3 years ago
Admissions Advice

I did not get good funding from college I applied as early action. I am looking for a perfect college for me?

I am an international freshman undergraduate applicant from Nepal. I have a 1390 SAT and a 4.0 Weighted GPA. I applied to Olemiss, Whitworth, and Uni of Alabama and didn't get the funding I wanted. I want to major in chemistry and don't care about university rankings as far as It is affordable for me. As per me, I do have very good ECAs and CCAs that include Student of the year, participant in an international chess tournament, and many more.

Can you suggest to me some colleges I can look for the regular decision?

I do have a justifiable Gap.

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2 answers

Accepted Answer
3 years ago[edited]

Sorry for your problem. But it's a problem which is endemic to all International Students unless they have a very good American college counselor to guide them through the college admissions process. Yes, you wasted a couple hundred dollars if you didn't get fee waivers and 50 hours applying to those 3 schools but you can learn from your lesson, just don't repeat it.

I'll be as brief and accurate as possible. First, funding for Intl students is very limited compared to Americans. There are 4300 4 year colleges and 4200 of them will not give you good funding. In America, there are basically 2 type of colleges, 1.) Seller Schools and 2.)Buyer Schools. 10% are sellers, 90% are buyer. A Seller school is like Ivy League college, Elite College, Large Research Univ, or Top Liberal Arts Colleges. They are "selling" their brand to the top bidders. They are heavily endowed and have a long term strategy to improve their rankings, and improve their clout in the world. This is no different than LV, Ferrari, Gucci and Rolls Royce. A Buyer school is everyone else, they are just trying to survive. They need students to attend their schools and pay high tuition. They fill a need to deliver higher education to the masses and there is very little differentiation between a school like OldMiss and UofAlabama. It's the difference between driving a Dodge Ram Pickup or a Ford F150. It's a pickup truck. It has value and utility but no prestige or clout.

Seller schools have the best financial aid. Buyer schools have the worst.

Seller school have a line out the door with people willing to pay full ticket price of $350,000 for a 4 year degree. They have enough buyers to fill their classrooms 3 times over without giving a single cent of financial aid. But they don't want to do this. They have imposed onto themselves some sort of personal sainthood of higher education that tells them that they need to mix up the pot with marginalized kids, first generation college kids, brown kids, black kids, and queer kids. They truly believe the best institution will have some delicate balance of all kinds of kinds from all kinds of backgrounds. Therefore, they spend $125 million (for a small school like Columbia College) to close to $300 million for UPenn to attract diversity to their campus. They are looking for smart kids from Nepal. U of Alabama is not.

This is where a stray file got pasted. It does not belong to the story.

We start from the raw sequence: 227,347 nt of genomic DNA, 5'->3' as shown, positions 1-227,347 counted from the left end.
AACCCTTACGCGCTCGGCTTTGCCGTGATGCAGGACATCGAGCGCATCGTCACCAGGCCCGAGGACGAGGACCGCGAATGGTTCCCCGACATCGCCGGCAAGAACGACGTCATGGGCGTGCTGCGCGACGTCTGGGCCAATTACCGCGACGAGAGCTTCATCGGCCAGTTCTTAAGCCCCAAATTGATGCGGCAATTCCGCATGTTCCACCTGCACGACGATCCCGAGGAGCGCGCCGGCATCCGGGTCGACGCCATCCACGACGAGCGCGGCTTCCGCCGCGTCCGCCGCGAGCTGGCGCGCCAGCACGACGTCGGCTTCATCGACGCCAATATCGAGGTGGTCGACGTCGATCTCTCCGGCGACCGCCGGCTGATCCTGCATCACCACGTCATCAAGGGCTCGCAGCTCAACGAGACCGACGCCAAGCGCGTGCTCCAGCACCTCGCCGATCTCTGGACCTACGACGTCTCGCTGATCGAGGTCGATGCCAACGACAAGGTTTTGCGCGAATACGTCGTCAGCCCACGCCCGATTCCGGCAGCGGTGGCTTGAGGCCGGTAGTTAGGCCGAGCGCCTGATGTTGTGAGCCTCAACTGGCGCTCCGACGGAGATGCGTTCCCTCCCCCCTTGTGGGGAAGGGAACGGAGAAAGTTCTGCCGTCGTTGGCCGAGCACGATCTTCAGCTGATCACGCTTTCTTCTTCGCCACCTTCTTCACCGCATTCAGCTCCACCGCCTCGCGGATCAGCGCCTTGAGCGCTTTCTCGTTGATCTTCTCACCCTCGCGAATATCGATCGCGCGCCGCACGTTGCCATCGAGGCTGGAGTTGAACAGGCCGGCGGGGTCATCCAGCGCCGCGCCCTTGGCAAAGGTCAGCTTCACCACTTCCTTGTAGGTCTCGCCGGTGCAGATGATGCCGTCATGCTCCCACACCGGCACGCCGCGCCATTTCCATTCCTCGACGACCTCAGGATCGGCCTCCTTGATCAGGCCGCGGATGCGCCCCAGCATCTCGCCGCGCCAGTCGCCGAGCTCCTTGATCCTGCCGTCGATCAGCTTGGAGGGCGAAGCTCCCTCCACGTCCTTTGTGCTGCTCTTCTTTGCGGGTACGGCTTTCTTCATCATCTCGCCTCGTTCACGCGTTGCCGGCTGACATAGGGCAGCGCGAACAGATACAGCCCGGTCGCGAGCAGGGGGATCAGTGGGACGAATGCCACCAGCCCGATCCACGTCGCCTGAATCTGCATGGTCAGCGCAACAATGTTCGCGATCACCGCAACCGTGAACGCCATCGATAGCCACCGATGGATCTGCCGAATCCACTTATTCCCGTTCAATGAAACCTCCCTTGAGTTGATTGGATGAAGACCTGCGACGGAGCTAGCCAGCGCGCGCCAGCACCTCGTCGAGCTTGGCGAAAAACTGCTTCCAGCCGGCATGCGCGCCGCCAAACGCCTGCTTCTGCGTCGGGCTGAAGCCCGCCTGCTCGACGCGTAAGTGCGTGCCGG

Buyer schools need to attract tuition payers so their financial aid budget are flip flopped more toward merit aid and athletic scholarships. You can get a full ride to Lehigh or Ohio State or Syracuse if you are an excellent D1 athlete but MIT will not give you a single penny. So when you look at the Section H financial aid paragraphs of a college's "Common Data Set" for a buyer college you will see that more financial aid is budgeted for those students who do not require "need-based" aid. It's mostly merit scholarships. If you want to sell pickups in America, only until recently, no one paid the Sticker Price because there were so many pick up trucks for sale. Therefore, all the big pickup makers like Ford, Chevy and Dodge had to give low interest loans or discount the sticker price to ensure a steady stream of buyers. That's how buyer colleges work. They encourage everyone to apply and give out $5,000 here and $20,000 there, in the scheme of things this kind of financial aid are marketing promotions. You are still left on the hook for $250,000 to attend these schools.

This link is a list of both buyer and seller colleges. The ones with the most aid will be obvious. Mind you these are not exact aid packages by rough averages based on a variety of people applying for financial aid. What it is clear is that Ivys, Elites and Top Liberal arts colleges have the most generous aid. You might not qualify to be accepted into Harvard or Yale, but certainly look a schools like Skidmore, Vassar, Hamilton, Colgate, Berea College, Soka University and others where you can get a find education as well.


Good luck.

3 years ago

I suggest that you apply to colleges that commit to supporting full financial need. Several schools will give you as much money as you are determined to require, and they won't make you pay it back. Most of these schools are private schools, because private schools are much richer than public schools in most cases. I would also suggest applying to schools who have a history of giving out very generous merit-based aid (not based on financial need). I think that you are a very desirable applicant, so you should apply to schools that have a lot of money they can give you.

What are your chances of acceptance?
Your chance of acceptance
Duke University
+ add school
Your chancing factors
Unweighted GPA: 3.7
SAT: 720 math
| 800 verbal


Low accuracy (4 of 18 factors)

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